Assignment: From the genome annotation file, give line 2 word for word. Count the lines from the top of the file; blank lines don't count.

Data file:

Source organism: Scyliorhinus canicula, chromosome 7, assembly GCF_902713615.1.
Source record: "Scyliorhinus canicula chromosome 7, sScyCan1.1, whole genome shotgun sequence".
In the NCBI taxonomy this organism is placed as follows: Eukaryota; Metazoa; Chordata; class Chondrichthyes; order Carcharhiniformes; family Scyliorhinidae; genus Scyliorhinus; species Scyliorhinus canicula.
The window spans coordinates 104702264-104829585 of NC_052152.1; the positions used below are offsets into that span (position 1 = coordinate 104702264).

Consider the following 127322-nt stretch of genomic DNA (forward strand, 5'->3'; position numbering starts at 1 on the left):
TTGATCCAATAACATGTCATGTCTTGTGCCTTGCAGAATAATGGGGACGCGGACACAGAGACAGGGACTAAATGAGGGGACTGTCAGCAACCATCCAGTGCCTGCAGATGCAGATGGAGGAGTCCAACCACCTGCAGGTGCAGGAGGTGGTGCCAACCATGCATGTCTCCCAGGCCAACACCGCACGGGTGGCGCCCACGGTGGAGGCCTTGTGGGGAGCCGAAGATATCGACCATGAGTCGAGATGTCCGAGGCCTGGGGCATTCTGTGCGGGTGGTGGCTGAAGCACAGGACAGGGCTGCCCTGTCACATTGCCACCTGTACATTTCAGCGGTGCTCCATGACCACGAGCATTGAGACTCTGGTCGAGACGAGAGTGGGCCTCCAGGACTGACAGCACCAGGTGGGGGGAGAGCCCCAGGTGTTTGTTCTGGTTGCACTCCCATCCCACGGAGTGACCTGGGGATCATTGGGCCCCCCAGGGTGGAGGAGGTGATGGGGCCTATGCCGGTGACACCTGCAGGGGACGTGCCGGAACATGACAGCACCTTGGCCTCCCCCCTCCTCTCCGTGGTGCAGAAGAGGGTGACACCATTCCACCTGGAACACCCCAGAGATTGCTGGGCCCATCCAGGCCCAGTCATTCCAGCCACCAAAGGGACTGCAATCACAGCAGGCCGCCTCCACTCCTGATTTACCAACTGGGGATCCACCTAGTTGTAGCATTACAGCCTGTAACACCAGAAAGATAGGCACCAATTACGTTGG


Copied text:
Source record: "Scyliorhinus canicula chromosome 7, sScyCan1.1, whole genome shotgun sequence".